B.C. paramedic aims to save lives with multi-language translation book

James Shearer has launched the Emergency Medical Translator – which he calls one of the first tools designed specifically for emergency environments

With thousands of non-English-speaking people living in B.C., the need for a paramedic to respond to a health emergency can quickly become riddled with barriers if they can’t communicate with the patient.

Which is why a B.C. paramedic is hoping a pocket-sized translation book will bridge the language gap — and it’s also leaving some asking why such a tool was never thought of before.

James Shearer, a paramedic on the Sunshine Coast, launched the Emergency Medical Translator this week – that he calls one of the first tools designed specifically for emergency environments. Shearer explained the idea was sparked after noticing how language plays a key role on the job.

“It certainly come up regularly because any paramedic or first-responder begins an assessment by engaging with a patient,” he said. “If that isn’t possible because of a language barrier that certainly changes the way we have to approach the call.”

The plastic booklet can fit into a uniform shirt pocket and contains nine languages: Punjabi, Chinese (Mandarin and Cantonese), Korean, Farsi, Spanish, Arabic, French, Hindi, and Vietnamese.

It also includes symbols and diagrams to help with further clarification including level of pain, specific symptoms and body parts.

“The first thing I did was approach it from a paramedic standpoint,” Shearer said. “What are the typical questions I would want to know when helping a patient.”

Other factors he considered while creating the prototype was ensuring the book was light-weight but concise, and one that can be used in all kinds of medical emergencies.

“One size fits all is never realistic in pre-hospital [response],” he said. From field-testing by colleagues, and by using it himself, Shearer added that feedback has been positive so far.

Since launching the translator on Oct.30, its received almost 45 per cent of the $9,500 funding goal – a pretty good sign in Shearer’s books.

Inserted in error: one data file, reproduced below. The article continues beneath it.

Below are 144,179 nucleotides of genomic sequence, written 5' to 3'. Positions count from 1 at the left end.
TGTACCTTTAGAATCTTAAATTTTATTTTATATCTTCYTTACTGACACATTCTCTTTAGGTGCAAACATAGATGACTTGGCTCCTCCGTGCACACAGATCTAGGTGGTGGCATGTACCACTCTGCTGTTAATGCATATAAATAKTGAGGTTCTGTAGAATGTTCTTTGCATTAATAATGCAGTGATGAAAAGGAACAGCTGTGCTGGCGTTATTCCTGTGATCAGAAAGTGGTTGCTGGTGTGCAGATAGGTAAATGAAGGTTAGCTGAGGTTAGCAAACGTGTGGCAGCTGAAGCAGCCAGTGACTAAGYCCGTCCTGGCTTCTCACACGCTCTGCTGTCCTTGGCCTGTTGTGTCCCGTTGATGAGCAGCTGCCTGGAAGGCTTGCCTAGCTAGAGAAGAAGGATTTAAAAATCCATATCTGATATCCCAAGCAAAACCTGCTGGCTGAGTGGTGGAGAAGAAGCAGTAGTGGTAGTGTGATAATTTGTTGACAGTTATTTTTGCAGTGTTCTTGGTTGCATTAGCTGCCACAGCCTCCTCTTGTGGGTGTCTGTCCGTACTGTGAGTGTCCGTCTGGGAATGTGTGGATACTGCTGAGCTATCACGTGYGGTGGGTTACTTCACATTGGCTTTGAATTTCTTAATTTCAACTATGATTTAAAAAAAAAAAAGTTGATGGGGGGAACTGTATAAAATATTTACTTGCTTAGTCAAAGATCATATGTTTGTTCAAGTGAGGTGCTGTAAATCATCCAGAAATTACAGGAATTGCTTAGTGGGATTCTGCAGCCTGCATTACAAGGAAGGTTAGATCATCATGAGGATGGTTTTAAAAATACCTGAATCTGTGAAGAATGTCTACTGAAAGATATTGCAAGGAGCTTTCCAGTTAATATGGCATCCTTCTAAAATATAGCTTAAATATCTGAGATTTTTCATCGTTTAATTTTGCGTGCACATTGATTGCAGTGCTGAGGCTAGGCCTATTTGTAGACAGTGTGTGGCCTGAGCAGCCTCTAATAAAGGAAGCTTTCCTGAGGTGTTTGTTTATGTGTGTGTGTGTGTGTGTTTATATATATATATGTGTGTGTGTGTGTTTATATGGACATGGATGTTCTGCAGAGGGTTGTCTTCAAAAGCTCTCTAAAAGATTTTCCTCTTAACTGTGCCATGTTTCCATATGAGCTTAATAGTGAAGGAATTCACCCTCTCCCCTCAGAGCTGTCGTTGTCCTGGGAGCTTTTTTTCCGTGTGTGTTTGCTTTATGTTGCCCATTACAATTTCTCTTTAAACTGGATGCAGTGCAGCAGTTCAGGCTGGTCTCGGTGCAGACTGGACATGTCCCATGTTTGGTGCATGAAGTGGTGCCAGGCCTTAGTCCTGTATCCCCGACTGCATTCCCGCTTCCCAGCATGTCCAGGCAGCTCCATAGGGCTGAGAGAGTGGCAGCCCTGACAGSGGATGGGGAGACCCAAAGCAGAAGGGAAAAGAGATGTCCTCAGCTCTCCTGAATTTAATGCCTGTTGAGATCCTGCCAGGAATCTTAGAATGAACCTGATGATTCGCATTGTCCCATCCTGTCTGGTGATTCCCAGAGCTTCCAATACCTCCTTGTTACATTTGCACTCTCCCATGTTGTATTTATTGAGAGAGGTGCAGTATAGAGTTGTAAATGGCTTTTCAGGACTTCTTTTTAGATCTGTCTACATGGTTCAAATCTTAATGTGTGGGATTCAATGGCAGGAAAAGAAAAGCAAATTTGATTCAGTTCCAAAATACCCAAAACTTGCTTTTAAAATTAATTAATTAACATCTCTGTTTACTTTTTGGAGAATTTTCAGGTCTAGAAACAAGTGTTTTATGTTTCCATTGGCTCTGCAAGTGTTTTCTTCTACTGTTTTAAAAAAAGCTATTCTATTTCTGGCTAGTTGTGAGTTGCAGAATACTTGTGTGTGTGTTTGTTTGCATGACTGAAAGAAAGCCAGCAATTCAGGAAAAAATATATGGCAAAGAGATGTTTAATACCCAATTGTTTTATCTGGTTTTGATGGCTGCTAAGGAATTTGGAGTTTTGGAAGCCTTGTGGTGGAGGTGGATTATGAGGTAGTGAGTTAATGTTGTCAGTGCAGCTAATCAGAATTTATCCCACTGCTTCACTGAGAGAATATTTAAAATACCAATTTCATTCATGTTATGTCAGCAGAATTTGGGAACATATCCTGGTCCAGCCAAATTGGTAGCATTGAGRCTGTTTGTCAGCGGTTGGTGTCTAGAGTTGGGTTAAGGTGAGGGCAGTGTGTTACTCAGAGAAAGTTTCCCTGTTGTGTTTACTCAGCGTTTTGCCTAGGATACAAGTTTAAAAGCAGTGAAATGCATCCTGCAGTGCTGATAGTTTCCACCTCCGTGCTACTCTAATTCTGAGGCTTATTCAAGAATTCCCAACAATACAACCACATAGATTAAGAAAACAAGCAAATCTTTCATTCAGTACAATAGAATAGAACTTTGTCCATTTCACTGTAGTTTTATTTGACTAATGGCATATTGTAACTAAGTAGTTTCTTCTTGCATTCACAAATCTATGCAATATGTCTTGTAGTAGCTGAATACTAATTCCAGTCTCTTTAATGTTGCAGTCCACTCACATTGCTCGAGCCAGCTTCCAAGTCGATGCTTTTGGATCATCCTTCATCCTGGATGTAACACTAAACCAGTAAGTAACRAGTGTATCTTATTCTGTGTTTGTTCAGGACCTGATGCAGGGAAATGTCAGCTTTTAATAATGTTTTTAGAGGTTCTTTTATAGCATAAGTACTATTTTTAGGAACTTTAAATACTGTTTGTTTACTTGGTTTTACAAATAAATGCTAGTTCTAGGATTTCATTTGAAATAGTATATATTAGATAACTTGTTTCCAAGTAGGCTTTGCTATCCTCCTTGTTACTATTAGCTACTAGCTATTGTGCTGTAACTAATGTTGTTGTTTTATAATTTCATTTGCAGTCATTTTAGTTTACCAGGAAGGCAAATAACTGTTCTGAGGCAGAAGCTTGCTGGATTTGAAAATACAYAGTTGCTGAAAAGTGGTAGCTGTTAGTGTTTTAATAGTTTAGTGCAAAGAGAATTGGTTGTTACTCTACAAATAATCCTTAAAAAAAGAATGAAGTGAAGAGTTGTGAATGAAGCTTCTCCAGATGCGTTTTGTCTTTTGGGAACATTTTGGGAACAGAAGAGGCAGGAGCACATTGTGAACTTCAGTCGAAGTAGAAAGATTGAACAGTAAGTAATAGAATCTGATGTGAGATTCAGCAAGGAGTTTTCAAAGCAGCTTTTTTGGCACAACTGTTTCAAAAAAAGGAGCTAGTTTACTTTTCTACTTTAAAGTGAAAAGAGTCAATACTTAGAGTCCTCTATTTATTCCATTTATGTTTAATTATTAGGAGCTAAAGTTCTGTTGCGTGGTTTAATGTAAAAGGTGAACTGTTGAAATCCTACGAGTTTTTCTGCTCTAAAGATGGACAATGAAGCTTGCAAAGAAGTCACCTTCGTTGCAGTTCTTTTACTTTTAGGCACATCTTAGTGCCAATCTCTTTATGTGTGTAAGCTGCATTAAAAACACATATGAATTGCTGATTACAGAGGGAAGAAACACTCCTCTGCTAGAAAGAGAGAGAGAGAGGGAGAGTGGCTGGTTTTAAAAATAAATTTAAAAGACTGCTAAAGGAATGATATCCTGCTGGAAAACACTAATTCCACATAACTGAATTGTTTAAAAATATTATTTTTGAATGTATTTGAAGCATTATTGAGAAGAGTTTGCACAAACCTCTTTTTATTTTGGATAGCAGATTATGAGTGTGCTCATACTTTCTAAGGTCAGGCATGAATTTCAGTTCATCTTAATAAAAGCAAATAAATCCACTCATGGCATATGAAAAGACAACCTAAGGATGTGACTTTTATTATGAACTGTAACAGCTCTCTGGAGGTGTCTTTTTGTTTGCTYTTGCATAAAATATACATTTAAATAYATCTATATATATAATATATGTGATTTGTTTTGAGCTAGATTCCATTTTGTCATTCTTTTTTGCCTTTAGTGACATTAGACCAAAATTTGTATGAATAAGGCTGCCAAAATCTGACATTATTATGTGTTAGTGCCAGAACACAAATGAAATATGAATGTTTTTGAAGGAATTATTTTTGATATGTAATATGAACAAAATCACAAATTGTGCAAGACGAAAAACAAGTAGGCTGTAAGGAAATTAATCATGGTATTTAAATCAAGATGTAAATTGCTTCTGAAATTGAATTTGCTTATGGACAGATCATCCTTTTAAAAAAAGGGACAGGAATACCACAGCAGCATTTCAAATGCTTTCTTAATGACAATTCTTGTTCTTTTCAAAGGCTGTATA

The idea of the book is to point to words instead of pronouncing them. (Submitted)

“I think the feedback falls into one of two camps: non-medical people seeing this and saying ‘how doesn’t this already exist?’ But, I think there’s still lot’s of inventions for us to come up with,” he said.

The province nor BC Emergency Health Services has contacted Shearer, who is working to get his translator into the hands of paramedics across the country and beyond. But first responders are showing plenty of interest online, with many going out of pocket to pre-purchase the book.

Shearer said that speaks to the passion paramedics everywhere have when it comes to doing their job the best they can.

“We must advocate for their patients and their care, and we can only do that if we understand,” he said.


@ashwadhwani
ashley.wadhwani@bpdigital.ca

Like us on Facebook and follow us on Twitter.

Just Posted

Portables arrive for students on Hornby Island

Five portable classrooms have officially arrived on Hornby Island this week in… Continue reading

Cumberland multi-use development given the go-ahead despite parking concerns

Rideout Construction will pay $91,200 in lieu of 24 parking stalls

Union Bay police standoff ends peacefully

A police standoff in Union Bay was resolved peacefully Monday evening. According… Continue reading

First North Island College Artist Talk Series of 2019 features Barb Hunt

Internationally renown Canadian artist speaks at Stan Hagen Theatre

Frustrated Mariner Apartments residents find few answers in community meeting

Tensions were high Monday evening for frustrated renters of Mariner Apartments in… Continue reading

VIDEO: Car flies across median, flips over edge of B.C. overpass

Dash cam footage shows vehicle speeding across Brunette Avenue overpass in Coquitlam

Bob Castle’s Under The Glacier cartoon for Jan. 15, 2019

Bob Castle’s Under The Glacier cartoon for Jan. 15, 2019… Continue reading

Razor burn: Gillette ad stirs online uproar

A Gillette ad for men invoking the #MeToo movement is sparking intense online backlash

Feds poised to bolster RCMP accountability with external watchdog

Long-anticipated move is the latest attempt at rebuilding the force following years of sagging morale

Canada needs a digital ID system, bankers association says

The Department of Finance last week officially launched its public consultation on the merits of open banking

Second fatal crash occurs in Alberni Valley

Traffic on Highway 4 is being re-routed as investigators are en route

Indigenous energy summit includes session on pipeline ownership options

Steven Saddleback of the Indian Resource Council says a session will feature presentations on financing models

Japanese grand champion Kisenosato retires from sumo

The 32-year-old Kisenosato was the first Japanese-born wrestler in 19 years to gain promotion to sumo’s highest rank

UPDATE: Accused B.C. high school killer found fit to stand trial

Gabriel Klein is accused in the 2016 stabbing death of Letisha Reimer at Abbotsford Senior Secondary

Most Read